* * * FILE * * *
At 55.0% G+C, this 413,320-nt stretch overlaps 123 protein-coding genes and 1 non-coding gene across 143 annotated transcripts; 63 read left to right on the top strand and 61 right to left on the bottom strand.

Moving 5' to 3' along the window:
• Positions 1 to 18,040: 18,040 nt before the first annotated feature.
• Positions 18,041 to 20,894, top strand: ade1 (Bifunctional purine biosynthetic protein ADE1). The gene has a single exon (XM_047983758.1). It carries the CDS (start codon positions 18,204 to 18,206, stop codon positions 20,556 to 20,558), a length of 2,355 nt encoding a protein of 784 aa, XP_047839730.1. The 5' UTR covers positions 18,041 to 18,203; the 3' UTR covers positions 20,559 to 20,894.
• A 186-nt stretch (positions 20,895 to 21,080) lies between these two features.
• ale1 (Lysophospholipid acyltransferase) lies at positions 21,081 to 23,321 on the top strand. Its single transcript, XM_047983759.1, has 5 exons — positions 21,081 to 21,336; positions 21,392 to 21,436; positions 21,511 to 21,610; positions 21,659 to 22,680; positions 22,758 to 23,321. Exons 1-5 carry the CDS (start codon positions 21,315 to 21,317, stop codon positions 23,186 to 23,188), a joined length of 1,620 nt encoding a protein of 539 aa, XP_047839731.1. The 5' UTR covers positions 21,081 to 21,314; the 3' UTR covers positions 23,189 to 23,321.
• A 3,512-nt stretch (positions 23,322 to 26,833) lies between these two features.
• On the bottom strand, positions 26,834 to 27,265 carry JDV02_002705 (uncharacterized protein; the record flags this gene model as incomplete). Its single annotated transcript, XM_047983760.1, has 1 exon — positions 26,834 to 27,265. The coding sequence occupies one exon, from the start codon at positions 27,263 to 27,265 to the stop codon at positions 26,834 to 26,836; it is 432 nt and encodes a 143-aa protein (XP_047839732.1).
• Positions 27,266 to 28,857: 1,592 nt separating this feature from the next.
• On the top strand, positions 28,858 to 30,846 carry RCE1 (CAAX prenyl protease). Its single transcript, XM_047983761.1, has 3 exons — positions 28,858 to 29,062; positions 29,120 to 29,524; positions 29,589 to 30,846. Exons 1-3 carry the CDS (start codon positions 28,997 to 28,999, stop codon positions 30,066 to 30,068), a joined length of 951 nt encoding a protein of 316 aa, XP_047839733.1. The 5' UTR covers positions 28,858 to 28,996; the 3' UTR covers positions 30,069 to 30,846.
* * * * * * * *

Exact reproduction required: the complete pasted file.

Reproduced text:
At 55.0% G+C, this 413,320-nt stretch overlaps 123 protein-coding genes and 1 non-coding gene across 143 annotated transcripts; 63 read left to right on the top strand and 61 right to left on the bottom strand.

Moving 5' to 3' along the window:
• Positions 1 to 18,040: 18,040 nt before the first annotated feature.
• Positions 18,041 to 20,894, top strand: ade1 (Bifunctional purine biosynthetic protein ADE1). The gene has a single exon (XM_047983758.1). It carries the CDS (start codon positions 18,204 to 18,206, stop codon positions 20,556 to 20,558), a length of 2,355 nt encoding a protein of 784 aa, XP_047839730.1. The 5' UTR covers positions 18,041 to 18,203; the 3' UTR covers positions 20,559 to 20,894.
• A 186-nt stretch (positions 20,895 to 21,080) lies between these two features.
• ale1 (Lysophospholipid acyltransferase) lies at positions 21,081 to 23,321 on the top strand. Its single transcript, XM_047983759.1, has 5 exons — positions 21,081 to 21,336; positions 21,392 to 21,436; positions 21,511 to 21,610; positions 21,659 to 22,680; positions 22,758 to 23,321. Exons 1-5 carry the CDS (start codon positions 21,315 to 21,317, stop codon positions 23,186 to 23,188), a joined length of 1,620 nt encoding a protein of 539 aa, XP_047839731.1. The 5' UTR covers positions 21,081 to 21,314; the 3' UTR covers positions 23,189 to 23,321.
• A 3,512-nt stretch (positions 23,322 to 26,833) lies between these two features.
• On the bottom strand, positions 26,834 to 27,265 carry JDV02_002705 (uncharacterized protein; the record flags this gene model as incomplete). Its single annotated transcript, XM_047983760.1, has 1 exon — positions 26,834 to 27,265. The coding sequence occupies one exon, from the start codon at positions 27,263 to 27,265 to the stop codon at positions 26,834 to 26,836; it is 432 nt and encodes a 143-aa protein (XP_047839732.1).
• Positions 27,266 to 28,857: 1,592 nt separating this feature from the next.
• On the top strand, positions 28,858 to 30,846 carry RCE1 (CAAX prenyl protease). Its single transcript, XM_047983761.1, has 3 exons — positions 28,858 to 29,062; positions 29,120 to 29,524; positions 29,589 to 30,846. Exons 1-3 carry the CDS (start codon positions 28,997 to 28,999, stop codon positions 30,066 to 30,068), a joined length of 951 nt encoding a protein of 316 aa, XP_047839733.1. The 5' UTR covers positions 28,858 to 28,996; the 3' UTR covers positions 30,069 to 30,846.